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Old 16-10-2016, 17:51   #7
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Re: chlorine in aluminium water tank

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Originally Posted by a64pilot View Post
I think your slime is bio based.
There are tens of thousands of boats with aluminum water tanks, if regular tap water caused a slime in the tanks and made the water taste bad, then there wouldn't be so many aluminum water tanks
I have an aluminum tank, wished I had plastic, but oh well. I have been filtering my water through a charcoal filter of a couple of years, lately when we leave the boat for a week or so initially the water has a smell, let it run for a min or two and the smell dissipates. I changed my on board filter and found a clear slime in it, I believe I have a biological growth in my lines I hope, cause if it was the tank, then it wouldn't clear up after running the water? I intend to treat just my lines with bleach
Nope, here's how I know: One boat had FG tanks, but heavy duty aluminum access covers. The white thick slime was only on the covers, would hang down like stalagtites (sp?) and ooze into the water.
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Old 16-10-2016, 18:38   #8
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Re: chlorine in aluminium water tank

When I got my then 30 year old boat it came with 2 aluminum 55gal tanks. At some point I noticed a leak cause of which I traced to a few pennies lying under one of the tanks. No idea if the coins were there since the initial install or when but was a perfect example of Chemistry 101. Put a plastic tank for replacement (luckily an easy procedure in this model) and kept the other alum tank as is. Have not noticed any change in taste or texture of the water before or after or between the tanks. The alum tank which was left in place is now 35+ years old. Using the same municipal water hose at the dock since I got that boat. I did always use Brita pitcher both before and after changing one of the tanks so may be that's the ticket.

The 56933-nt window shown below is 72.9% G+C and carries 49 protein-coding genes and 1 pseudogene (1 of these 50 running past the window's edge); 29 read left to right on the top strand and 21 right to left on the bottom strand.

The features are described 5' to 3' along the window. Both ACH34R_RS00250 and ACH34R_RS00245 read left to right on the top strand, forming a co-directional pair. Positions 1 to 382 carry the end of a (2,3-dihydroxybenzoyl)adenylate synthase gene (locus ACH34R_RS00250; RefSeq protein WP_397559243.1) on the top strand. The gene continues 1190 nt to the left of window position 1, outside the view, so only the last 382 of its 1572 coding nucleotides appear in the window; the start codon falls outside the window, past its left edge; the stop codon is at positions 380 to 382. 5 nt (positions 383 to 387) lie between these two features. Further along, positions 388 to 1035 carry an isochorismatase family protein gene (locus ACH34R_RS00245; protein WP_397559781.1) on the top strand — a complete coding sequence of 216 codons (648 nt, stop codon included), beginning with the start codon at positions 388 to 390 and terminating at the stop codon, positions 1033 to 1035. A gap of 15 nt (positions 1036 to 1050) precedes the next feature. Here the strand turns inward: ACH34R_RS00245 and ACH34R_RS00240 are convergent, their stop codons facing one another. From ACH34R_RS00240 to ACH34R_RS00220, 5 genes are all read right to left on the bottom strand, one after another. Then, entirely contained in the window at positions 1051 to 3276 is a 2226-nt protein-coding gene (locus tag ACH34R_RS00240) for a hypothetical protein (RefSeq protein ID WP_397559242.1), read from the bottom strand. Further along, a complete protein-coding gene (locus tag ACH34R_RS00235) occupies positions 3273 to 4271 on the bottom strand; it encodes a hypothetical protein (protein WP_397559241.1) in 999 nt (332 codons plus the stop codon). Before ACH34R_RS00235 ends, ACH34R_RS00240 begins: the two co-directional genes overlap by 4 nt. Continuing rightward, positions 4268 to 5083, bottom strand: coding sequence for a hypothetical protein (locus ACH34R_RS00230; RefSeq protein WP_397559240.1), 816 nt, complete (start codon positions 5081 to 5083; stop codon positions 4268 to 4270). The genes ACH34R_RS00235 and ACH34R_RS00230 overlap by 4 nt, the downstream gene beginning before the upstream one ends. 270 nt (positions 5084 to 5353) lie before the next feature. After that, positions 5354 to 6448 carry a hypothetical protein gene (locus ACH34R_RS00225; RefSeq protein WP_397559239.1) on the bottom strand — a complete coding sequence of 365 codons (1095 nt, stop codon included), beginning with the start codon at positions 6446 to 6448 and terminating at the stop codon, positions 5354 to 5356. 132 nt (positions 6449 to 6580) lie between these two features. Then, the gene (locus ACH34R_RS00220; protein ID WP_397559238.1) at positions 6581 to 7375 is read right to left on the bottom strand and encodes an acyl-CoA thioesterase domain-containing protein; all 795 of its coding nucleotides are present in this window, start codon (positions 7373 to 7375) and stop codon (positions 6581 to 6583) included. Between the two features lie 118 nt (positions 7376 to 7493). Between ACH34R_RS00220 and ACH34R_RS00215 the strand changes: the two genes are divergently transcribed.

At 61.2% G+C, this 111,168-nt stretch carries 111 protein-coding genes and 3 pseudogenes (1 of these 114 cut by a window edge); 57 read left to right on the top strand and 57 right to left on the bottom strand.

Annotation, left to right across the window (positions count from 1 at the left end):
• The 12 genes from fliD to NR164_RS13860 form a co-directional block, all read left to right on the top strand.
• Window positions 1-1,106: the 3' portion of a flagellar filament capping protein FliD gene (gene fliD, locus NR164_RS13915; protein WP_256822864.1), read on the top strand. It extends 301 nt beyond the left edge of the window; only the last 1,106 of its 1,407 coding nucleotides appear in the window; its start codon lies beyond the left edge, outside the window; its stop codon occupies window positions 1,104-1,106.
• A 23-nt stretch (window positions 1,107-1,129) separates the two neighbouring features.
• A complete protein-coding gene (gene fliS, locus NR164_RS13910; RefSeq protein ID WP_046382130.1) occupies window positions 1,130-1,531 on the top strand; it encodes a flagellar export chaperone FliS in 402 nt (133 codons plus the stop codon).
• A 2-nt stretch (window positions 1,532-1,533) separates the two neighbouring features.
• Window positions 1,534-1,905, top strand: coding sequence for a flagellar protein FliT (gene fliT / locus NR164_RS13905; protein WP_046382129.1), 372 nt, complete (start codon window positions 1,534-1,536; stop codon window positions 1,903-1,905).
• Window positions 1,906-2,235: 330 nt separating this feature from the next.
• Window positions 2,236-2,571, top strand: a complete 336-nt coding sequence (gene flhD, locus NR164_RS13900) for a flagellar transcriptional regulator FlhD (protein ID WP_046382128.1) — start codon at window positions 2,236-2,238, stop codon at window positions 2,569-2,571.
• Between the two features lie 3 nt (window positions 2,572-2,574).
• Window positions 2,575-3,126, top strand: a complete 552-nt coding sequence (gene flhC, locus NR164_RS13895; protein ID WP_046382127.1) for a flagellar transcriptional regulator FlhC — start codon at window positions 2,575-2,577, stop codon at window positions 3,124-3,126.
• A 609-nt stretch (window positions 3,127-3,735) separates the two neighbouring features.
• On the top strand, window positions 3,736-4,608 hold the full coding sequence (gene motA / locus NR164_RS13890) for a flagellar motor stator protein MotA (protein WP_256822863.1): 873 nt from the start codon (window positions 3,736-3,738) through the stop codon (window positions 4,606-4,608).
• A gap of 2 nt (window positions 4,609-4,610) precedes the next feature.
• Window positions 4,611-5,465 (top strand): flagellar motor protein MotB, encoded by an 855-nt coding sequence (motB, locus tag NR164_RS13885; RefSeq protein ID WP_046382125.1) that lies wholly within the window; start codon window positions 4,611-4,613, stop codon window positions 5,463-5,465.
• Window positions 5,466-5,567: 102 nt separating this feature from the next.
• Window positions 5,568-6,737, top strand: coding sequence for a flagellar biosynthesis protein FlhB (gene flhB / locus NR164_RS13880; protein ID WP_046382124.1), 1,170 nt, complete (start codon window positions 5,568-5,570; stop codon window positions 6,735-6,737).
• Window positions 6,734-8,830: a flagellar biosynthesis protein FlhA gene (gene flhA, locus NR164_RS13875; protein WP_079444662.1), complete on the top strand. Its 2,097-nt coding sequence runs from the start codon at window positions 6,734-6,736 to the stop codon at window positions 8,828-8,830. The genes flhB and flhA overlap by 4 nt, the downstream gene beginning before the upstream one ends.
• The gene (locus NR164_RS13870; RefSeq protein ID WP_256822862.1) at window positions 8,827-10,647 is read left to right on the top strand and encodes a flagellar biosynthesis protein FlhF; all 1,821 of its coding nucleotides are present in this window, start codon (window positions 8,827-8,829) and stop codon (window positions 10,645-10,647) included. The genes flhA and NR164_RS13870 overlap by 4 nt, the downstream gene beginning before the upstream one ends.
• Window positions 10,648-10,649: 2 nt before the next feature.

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Old 17-10-2016, 00:38   #9
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Re: chlorine in aluminium water tank

Hydrogen peroxide is best for cleaning biological growth in aluminum tanks. We use a 1/4 cup per tank , fill let it sit a few hours and run the water out. If your aluminum tank has white chunks coming out it may soon need replacing. I like Triple M plastics. They custom make poly tanks for a great price.

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Old 17-10-2016, 03:46   #10
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Re: chlorine in aluminium water tank

Yes, all aluminium tanks seem to get it after time ... apparently due to chlorine in the tap water ... it's ?aluminium?chloride? and manifests as slime and/or white rock-crystals ... best advice seems to be charcoal filter on the way in to remove the chlorine, mesh filter on the way out for the white crystals and a charcoal filter to remove the off smell and taste, and use hydrogen peroxide rather than chlorine if you need to treat water for bio-contamination.

Apparently it's harmless ... but doesn't taste or look so good.

I'm also in the middle of attempting to resolve this issue. Drop me a line if you happen on a good solution.

So far I've drained the tanks (thank god for wet/dry vacuums) and wire brushed by hand (which doesn't do much for the white AlCl residue, which is hard as nails). I'm next going to use mechanical abrasion (wire wheel) to try to shift the white crystals. Considering then to either leave it or to coat with food grade water tank paint (?tar?paint? or ?food?grade?epoxy).

I asked my friendly local aluminium boat builder whet they did, and they deliver the tanks raw and un-coated.

Perhaps Panope might have a good/better idea?
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Old 17-10-2016, 04:09   #11
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Re: chlorine in aluminium water tank

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Originally Posted by a64pilot View Post
I think your slime is bio based.
There are tens of thousands of boats with aluminum water tanks, if regular tap water caused a slime in the tanks and made the water taste bad, then there wouldn't be so many aluminum water tanks
I have an aluminum tank, wished I had plastic, but oh well. I have been filtering my water through a charcoal filter of a couple of years, lately when we leave the boat for a week or so initially the water has a smell, let it run for a min or two and the smell dissipates. I changed my on board filter and found a clear slime in it, I believe I have a biological growth in my lines I hope, cause if it was the tank, then it wouldn't clear up after running the water? I intend to treat just my lines with bleach